Let us mention that the cusp anomalous dimension plays a very important role in recent developments regarding integrability in the AdS/CFT correspondence. It turns out that this function arises in many computations. In particular it controls the large spin limit of the anomalous dimension of the so-called twist two operators, of the form , namely, for large , to all orders in perturbation theory. Using the integrability of the gauge theory dilatation operator [7] constructed an integral equation whose solution gives the cusp anomalous dimension to all values of the coupling constant. For instance, the equation can be solved at weak and strong values of the coupling [810], giving Such values agree with previous computations, done either at weak coupling by using perturbation theory [11] or at strong coupling by using the AdS/CFT duality [12].

As for the collinear anomalous dimension , note from the expression (2.9) that it is scheme dependent. For instance, if we change , then changes by a term proportional to the cusp anomalous dimension . Hence the cusp anomalous dimension is a more "robust" quantity. This is also related to the fact that is related to the anomalous dimension of an operator, as described above, while is not.

In the next section we will explain how to compute gluon scattering amplitudes of planar MSYM at strong coupling by using the AdS/CFT duality. In particular, for the case of four gluons, the strong coupling results are in perfect agreement with (2.7).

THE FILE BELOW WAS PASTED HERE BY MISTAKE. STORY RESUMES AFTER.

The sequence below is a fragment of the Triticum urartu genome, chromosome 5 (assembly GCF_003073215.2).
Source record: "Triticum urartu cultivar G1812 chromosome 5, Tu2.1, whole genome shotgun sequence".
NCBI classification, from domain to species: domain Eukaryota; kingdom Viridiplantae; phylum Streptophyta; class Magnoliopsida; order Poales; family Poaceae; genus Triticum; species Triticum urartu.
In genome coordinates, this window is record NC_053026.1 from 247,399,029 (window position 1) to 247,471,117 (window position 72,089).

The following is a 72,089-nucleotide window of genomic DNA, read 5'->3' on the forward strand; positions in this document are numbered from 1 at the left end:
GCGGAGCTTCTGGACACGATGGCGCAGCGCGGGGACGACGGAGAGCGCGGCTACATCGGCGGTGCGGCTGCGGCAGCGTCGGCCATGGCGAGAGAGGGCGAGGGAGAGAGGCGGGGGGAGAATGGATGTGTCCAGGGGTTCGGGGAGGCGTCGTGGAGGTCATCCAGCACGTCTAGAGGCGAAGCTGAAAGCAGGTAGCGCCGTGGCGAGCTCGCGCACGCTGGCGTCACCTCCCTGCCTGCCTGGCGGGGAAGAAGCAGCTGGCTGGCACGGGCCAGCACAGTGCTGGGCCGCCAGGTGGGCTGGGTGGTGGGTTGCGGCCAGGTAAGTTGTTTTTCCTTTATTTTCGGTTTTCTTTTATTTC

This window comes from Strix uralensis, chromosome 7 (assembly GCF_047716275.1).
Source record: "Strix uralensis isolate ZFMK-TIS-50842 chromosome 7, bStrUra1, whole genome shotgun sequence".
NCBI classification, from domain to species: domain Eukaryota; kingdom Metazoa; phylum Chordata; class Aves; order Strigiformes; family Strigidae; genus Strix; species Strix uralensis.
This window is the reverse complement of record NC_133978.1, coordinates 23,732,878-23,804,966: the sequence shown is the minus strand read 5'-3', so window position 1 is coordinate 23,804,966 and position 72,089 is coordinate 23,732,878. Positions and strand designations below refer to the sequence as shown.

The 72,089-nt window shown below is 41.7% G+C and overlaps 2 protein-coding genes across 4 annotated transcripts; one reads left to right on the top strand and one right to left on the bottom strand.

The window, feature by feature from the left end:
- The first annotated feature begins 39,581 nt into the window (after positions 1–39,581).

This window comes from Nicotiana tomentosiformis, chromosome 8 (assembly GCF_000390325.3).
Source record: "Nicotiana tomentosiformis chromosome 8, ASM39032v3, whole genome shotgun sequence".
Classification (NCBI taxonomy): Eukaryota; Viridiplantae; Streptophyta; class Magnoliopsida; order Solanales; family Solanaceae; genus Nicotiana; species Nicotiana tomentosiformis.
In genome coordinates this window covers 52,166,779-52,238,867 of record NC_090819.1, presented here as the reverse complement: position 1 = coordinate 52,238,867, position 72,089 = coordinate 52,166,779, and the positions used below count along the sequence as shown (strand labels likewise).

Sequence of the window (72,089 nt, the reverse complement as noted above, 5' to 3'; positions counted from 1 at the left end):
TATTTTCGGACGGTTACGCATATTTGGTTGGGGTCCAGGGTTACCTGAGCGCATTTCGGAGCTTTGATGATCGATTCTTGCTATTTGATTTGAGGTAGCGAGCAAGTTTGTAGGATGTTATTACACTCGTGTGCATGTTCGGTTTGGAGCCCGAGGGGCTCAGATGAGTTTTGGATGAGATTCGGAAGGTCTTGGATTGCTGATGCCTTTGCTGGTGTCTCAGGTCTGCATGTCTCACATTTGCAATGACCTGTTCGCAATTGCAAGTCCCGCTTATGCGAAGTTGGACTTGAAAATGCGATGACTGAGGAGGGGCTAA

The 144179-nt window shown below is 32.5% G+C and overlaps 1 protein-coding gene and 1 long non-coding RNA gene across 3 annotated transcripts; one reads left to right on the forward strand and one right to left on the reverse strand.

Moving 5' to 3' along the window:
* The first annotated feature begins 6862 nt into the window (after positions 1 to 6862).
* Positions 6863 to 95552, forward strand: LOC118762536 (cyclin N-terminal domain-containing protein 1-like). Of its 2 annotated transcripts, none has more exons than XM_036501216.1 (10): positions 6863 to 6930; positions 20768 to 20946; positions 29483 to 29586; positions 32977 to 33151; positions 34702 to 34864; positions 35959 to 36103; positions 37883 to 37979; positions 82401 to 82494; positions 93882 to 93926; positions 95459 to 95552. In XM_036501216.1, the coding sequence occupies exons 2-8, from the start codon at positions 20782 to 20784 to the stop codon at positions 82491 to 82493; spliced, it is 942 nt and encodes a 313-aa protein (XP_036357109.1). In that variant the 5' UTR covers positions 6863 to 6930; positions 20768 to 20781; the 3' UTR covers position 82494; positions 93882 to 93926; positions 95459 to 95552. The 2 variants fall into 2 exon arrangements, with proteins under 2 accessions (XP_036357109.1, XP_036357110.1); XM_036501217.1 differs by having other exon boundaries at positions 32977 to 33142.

3. Gluon Scattering Amplitudes at Strong Coupling

In order to attack the problem of computing scattering amplitudes at strong coupling (In this section, we follow closely [35], to which we refer the reader for the details.) we will make use of the AdS/CFT duality [13, 14]. This duality expresses the equivalence between four dimensional MSYM and type IIB string theory on . The duality provides us with a dictionary between the parameters on both sides of the correspondence, more precisely where is the string coupling and is the radius of the that coincides with that of the . We see that in the limit of a large number of colors and large , the strings are well described by a weakly coupled sigma model. A powerful feature of the AdS/CFT duality is that it allows to compute certain observables of MSYM at strong coupling by doing geometrical computations on AdS. A well-known example is the computation of the expectation value of supersymmetric Wilson loops, which reduces to a minimal area problem [15, 16]. In this section we will show that this is also the case for the computation of scattering amplitudes at strong coupling.

As in the gauge theory, we will need to introduce a regulator in order to define properly scattering amplitudes. In order to set up our computation we introduce a -brane as IR regulator. Actual computations, however, will be done by using the supergravity analogous of dimensional regularization, since it is simpler to proceed in this scheme, and besides we are interested in comparing our results to gauge theory expectations.

3.1. Set-Up of the Computation

As a first IR regulator we consider a -brane localized in the radial direction. In other words, we start with the metric written in Poincare coordinates and we place a -brane at some fixed large value of and extending along the coordinates. The asymptotic states are open strings that end on that -brane. We then consider the scattering of these open strings, that will have the interpretation of the gluons.